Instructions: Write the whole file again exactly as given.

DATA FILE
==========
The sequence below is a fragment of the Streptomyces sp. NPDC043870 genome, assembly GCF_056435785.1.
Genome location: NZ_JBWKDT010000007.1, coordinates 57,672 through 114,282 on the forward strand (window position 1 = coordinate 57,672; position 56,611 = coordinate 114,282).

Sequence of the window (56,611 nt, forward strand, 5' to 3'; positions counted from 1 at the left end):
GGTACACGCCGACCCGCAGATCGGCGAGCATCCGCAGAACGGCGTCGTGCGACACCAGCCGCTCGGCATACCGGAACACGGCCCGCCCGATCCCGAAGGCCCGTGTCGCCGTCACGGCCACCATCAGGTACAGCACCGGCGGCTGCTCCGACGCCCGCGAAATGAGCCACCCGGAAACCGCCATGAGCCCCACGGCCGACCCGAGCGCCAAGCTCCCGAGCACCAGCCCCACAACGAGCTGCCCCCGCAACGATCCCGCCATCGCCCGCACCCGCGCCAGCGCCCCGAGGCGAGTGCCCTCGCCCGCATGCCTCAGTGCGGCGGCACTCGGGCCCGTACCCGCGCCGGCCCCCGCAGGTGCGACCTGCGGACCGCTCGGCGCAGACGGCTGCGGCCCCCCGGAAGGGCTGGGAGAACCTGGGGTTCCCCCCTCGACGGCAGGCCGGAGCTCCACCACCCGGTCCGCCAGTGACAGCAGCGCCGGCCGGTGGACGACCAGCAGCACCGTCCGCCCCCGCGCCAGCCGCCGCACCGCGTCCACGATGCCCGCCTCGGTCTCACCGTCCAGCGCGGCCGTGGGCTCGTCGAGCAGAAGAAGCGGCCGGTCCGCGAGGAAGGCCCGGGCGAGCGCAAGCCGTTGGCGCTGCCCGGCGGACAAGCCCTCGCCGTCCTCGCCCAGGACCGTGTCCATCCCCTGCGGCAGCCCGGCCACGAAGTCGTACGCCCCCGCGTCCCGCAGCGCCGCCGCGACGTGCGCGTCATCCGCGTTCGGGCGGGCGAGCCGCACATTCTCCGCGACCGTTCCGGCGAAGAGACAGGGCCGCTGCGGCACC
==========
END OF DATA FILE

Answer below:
The sequence below is a fragment of the Streptomyces sp. NPDC043870 genome, assembly GCF_056435785.1.
Genome location: NZ_JBWKDT010000007.1, coordinates 57,672 through 114,282 on the forward strand (window position 1 = coordinate 57,672; position 56,611 = coordinate 114,282).

Sequence of the window (56,611 nt, forward strand, 5' to 3'; positions counted from 1 at the left end):
GGTACACGCCGACCCGCAGATCGGCGAGCATCCGCAGAACGGCGTCGTGCGACACCAGCCGCTCGGCATACCGGAACACGGCCCGCCCGATCCCGAAGGCCCGTGTCGCCGTCACGGCCACCATCAGGTACAGCACCGGCGGCTGCTCCGACGCCCGCGAAATGAGCCACCCGGAAACCGCCATGAGCCCCACGGCCGACCCGAGCGCCAAGCTCCCGAGCACCAGCCCCACAACGAGCTGCCCCCGCAACGATCCCGCCATCGCCCGCACCCGCGCCAGCGCCCCGAGGCGAGTGCCCTCGCCCGCATGCCTCAGTGCGGCGGCACTCGGGCCCGTACCCGCGCCGGCCCCCGCAGGTGCGACCTGCGGACCGCTCGGCGCAGACGGCTGCGGCCCCCCGGAAGGGCTGGGAGAACCTGGGGTTCCCCCCTCGACGGCAGGCCGGAGCTCCACCACCCGGTCCGCCAGTGACAGCAGCGCCGGCCGGTGGACGACCAGCAGCACCGTCCGCCCCCGCGCCAGCCGCCGCACCGCGTCCACGATGCCCGCCTCGGTCTCACCGTCCAGCGCGGCCGTGGGCTCGTCGAGCAGAAGAAGCGGCCGGTCCGCGAGGAAGGCCCGGGCGAGCGCAAGCCGTTGGCGCTGCCCGGCGGACAAGCCCTCGCCGTCCTCGCCCAGGACCGTGTCCATCCCCTGCGGCAGCCCGGCCACGAAGTCGTACGCCCCCGCGTCCCGCAGCGCCGCCGCGACGTGCGCGTCATCCGCGTTCGGGCGGGCGAGCCGCACATTCTCCGCGACCGTTCCGGCGAAGAGACAGGGCCGCTGCGGCACC